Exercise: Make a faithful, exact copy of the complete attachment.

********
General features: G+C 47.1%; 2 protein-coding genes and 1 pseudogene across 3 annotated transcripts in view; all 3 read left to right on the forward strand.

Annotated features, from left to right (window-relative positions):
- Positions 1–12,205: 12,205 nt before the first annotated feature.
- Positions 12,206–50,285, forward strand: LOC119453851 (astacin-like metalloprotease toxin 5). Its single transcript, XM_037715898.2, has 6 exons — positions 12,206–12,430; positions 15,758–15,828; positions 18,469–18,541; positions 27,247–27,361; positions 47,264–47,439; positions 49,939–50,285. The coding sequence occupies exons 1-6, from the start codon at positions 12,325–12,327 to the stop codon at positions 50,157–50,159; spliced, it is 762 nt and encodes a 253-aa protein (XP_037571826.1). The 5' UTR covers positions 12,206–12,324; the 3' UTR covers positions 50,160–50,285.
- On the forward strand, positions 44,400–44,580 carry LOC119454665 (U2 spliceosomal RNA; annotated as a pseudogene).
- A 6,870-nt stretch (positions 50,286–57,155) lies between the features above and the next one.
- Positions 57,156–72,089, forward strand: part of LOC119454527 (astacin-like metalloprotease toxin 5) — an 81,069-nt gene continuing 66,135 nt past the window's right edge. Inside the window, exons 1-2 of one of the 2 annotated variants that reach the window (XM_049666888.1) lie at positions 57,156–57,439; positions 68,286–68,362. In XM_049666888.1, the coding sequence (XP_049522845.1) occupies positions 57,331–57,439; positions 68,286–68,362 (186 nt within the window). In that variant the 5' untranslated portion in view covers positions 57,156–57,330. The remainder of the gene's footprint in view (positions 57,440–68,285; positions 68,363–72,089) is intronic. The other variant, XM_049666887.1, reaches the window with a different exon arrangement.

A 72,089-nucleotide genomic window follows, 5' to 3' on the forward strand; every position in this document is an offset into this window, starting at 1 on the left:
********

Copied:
General features: G+C 47.1%; 2 protein-coding genes and 1 pseudogene across 3 annotated transcripts in view; all 3 read left to right on the forward strand.

Annotated features, from left to right (window-relative positions):
- Positions 1–12,205: 12,205 nt before the first annotated feature.
- Positions 12,206–50,285, forward strand: LOC119453851 (astacin-like metalloprotease toxin 5). Its single transcript, XM_037715898.2, has 6 exons — positions 12,206–12,430; positions 15,758–15,828; positions 18,469–18,541; positions 27,247–27,361; positions 47,264–47,439; positions 49,939–50,285. The coding sequence occupies exons 1-6, from the start codon at positions 12,325–12,327 to the stop codon at positions 50,157–50,159; spliced, it is 762 nt and encodes a 253-aa protein (XP_037571826.1). The 5' UTR covers positions 12,206–12,324; the 3' UTR covers positions 50,160–50,285.
- On the forward strand, positions 44,400–44,580 carry LOC119454665 (U2 spliceosomal RNA; annotated as a pseudogene).
- A 6,870-nt stretch (positions 50,286–57,155) lies between the features above and the next one.
- Positions 57,156–72,089, forward strand: part of LOC119454527 (astacin-like metalloprotease toxin 5) — an 81,069-nt gene continuing 66,135 nt past the window's right edge. Inside the window, exons 1-2 of one of the 2 annotated variants that reach the window (XM_049666888.1) lie at positions 57,156–57,439; positions 68,286–68,362. In XM_049666888.1, the coding sequence (XP_049522845.1) occupies positions 57,331–57,439; positions 68,286–68,362 (186 nt within the window). In that variant the 5' untranslated portion in view covers positions 57,156–57,330. The remainder of the gene's footprint in view (positions 57,440–68,285; positions 68,363–72,089) is intronic. The other variant, XM_049666887.1, reaches the window with a different exon arrangement.

A 72,089-nucleotide genomic window follows, 5' to 3' on the forward strand; every position in this document is an offset into this window, starting at 1 on the left: